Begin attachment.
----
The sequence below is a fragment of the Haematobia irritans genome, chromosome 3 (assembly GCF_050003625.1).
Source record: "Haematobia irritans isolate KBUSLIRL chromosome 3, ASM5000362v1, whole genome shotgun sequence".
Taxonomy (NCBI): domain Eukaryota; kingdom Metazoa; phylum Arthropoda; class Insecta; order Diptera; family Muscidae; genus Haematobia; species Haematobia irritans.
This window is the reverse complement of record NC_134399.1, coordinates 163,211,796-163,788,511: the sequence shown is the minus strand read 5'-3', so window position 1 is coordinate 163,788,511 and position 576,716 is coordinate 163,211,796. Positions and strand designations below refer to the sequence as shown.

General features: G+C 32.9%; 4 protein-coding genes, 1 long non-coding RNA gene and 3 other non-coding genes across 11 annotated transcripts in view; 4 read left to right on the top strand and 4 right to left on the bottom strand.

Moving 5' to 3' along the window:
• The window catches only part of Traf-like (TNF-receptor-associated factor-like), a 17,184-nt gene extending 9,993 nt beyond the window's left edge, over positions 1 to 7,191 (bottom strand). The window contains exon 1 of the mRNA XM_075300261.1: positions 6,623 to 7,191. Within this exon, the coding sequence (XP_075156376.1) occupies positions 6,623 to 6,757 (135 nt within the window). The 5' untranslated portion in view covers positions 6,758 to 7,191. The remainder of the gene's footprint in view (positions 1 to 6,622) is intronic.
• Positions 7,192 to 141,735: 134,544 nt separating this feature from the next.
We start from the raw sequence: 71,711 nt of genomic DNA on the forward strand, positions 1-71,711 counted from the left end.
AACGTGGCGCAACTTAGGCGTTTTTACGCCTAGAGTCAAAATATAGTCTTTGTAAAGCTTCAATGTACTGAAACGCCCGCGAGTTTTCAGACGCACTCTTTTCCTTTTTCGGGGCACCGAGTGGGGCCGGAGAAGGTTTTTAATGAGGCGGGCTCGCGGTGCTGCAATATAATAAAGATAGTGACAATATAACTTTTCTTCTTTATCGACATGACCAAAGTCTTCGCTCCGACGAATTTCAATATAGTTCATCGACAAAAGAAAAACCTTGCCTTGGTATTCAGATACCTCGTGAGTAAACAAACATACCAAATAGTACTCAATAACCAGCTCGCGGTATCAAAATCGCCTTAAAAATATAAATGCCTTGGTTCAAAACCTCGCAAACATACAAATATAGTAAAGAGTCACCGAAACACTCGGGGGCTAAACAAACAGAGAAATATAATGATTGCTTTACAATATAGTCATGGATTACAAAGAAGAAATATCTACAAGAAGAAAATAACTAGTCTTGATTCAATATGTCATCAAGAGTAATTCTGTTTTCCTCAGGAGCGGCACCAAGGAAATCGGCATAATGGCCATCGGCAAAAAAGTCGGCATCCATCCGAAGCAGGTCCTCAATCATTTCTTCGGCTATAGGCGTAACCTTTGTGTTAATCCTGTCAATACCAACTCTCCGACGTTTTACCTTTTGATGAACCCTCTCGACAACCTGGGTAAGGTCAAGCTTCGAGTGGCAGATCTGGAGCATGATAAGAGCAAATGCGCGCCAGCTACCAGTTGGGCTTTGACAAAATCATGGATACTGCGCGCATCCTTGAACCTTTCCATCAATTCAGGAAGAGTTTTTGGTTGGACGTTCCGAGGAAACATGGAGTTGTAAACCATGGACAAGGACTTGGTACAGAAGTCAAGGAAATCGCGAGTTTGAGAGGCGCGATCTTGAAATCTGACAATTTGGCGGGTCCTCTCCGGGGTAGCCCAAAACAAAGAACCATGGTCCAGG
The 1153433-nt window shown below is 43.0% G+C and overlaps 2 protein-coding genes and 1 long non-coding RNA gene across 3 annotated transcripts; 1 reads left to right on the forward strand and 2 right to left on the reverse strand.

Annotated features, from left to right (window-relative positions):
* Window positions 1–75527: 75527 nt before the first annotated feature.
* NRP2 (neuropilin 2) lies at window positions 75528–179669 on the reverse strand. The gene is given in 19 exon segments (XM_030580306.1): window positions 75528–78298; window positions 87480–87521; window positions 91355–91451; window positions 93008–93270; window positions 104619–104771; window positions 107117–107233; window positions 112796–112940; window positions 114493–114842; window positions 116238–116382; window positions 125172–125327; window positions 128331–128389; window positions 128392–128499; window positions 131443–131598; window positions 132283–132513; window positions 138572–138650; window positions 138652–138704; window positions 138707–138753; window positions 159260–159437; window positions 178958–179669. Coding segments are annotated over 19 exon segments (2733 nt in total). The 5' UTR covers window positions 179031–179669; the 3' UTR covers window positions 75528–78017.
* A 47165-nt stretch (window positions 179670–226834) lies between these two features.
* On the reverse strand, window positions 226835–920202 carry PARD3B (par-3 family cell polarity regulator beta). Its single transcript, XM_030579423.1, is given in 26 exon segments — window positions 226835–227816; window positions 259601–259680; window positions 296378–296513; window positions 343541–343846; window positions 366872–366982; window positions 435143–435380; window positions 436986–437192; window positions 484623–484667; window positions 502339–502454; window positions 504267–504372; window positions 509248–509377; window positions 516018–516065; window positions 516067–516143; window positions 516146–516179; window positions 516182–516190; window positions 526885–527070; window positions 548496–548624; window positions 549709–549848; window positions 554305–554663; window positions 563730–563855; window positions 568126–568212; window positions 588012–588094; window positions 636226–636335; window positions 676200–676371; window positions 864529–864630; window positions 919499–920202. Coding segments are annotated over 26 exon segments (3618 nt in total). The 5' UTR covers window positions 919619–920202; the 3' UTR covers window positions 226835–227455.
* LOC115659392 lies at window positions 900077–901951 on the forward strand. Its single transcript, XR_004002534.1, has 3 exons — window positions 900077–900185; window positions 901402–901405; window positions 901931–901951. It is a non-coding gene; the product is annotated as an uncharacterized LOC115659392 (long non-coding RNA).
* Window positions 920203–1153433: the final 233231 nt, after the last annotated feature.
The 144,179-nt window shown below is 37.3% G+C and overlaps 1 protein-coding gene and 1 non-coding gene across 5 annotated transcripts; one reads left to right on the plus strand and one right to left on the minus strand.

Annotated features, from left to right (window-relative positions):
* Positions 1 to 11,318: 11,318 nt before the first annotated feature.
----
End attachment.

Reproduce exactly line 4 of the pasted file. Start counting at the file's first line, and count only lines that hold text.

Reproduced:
This window is the reverse complement of record NC_134399.1, coordinates 163,211,796-163,788,511: the sequence shown is the minus strand read 5'-3', so window position 1 is coordinate 163,788,511 and position 576,716 is coordinate 163,211,796. Positions and strand designations below refer to the sequence as shown.